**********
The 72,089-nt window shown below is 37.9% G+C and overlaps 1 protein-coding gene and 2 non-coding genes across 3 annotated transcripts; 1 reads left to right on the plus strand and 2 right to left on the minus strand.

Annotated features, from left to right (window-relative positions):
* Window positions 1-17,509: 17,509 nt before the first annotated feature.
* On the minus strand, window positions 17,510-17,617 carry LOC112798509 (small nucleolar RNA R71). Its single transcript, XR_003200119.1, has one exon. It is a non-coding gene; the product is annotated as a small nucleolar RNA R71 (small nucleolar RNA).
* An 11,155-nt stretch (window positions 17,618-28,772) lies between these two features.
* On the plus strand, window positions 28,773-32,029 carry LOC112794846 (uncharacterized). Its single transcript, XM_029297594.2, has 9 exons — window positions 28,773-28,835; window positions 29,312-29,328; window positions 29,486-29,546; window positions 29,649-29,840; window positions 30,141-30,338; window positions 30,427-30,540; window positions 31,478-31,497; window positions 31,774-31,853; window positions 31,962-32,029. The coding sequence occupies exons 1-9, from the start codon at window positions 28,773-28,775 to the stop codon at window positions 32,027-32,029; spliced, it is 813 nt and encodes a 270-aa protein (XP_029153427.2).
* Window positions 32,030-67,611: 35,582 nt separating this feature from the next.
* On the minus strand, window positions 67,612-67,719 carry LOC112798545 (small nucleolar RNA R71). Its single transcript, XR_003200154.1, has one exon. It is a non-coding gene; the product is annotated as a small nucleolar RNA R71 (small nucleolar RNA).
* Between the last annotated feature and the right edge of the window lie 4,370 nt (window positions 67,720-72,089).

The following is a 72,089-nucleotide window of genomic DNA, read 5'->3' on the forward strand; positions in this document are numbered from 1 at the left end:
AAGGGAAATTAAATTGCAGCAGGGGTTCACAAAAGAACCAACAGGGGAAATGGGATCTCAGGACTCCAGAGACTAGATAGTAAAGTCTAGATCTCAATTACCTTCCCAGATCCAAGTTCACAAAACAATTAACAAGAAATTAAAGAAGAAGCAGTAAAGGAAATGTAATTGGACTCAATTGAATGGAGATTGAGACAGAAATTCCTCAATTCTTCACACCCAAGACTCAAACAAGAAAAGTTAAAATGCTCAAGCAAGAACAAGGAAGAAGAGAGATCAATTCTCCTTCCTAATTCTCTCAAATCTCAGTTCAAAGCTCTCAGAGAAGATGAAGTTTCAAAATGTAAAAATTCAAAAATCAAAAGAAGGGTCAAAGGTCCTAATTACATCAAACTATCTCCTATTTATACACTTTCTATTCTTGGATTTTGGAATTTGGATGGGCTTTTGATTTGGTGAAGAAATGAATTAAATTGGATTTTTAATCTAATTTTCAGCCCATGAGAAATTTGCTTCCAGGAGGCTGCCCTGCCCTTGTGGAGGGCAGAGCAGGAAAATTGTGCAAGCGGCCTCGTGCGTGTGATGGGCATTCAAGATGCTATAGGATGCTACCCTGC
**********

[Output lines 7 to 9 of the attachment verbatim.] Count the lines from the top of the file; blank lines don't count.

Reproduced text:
* Window positions 32,030-67,611: 35,582 nt separating this feature from the next.
* On the minus strand, window positions 67,612-67,719 carry LOC112798545 (small nucleolar RNA R71). Its single transcript, XR_003200154.1, has one exon. It is a non-coding gene; the product is annotated as a small nucleolar RNA R71 (small nucleolar RNA).
* Between the last annotated feature and the right edge of the window lie 4,370 nt (window positions 67,720-72,089).